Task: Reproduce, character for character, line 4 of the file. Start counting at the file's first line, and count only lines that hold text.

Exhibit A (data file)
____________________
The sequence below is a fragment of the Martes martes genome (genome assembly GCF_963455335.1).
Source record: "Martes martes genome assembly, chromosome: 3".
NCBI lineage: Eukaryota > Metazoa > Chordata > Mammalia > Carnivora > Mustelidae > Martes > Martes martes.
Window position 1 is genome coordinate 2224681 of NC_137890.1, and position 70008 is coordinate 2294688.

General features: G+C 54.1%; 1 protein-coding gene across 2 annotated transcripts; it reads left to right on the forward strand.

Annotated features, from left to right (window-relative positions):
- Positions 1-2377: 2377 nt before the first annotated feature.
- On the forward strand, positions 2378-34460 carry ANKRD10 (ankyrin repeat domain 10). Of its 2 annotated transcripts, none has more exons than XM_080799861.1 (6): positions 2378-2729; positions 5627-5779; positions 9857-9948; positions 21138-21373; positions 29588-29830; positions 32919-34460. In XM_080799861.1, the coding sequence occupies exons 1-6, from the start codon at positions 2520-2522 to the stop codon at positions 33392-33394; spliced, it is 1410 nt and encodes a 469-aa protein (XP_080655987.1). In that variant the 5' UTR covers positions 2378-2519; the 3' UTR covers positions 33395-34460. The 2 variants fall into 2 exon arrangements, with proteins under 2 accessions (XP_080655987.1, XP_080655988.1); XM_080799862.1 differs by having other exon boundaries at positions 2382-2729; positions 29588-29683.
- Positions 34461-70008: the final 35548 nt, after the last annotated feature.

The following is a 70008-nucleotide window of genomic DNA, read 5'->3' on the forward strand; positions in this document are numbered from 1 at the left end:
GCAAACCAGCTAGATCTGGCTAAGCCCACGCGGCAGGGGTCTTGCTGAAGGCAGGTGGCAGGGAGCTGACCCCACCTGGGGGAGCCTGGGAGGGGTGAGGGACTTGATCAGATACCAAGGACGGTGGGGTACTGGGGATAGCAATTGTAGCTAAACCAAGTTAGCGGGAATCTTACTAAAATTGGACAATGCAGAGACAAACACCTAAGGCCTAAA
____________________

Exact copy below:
Window position 1 is genome coordinate 2224681 of NC_137890.1, and position 70008 is coordinate 2294688.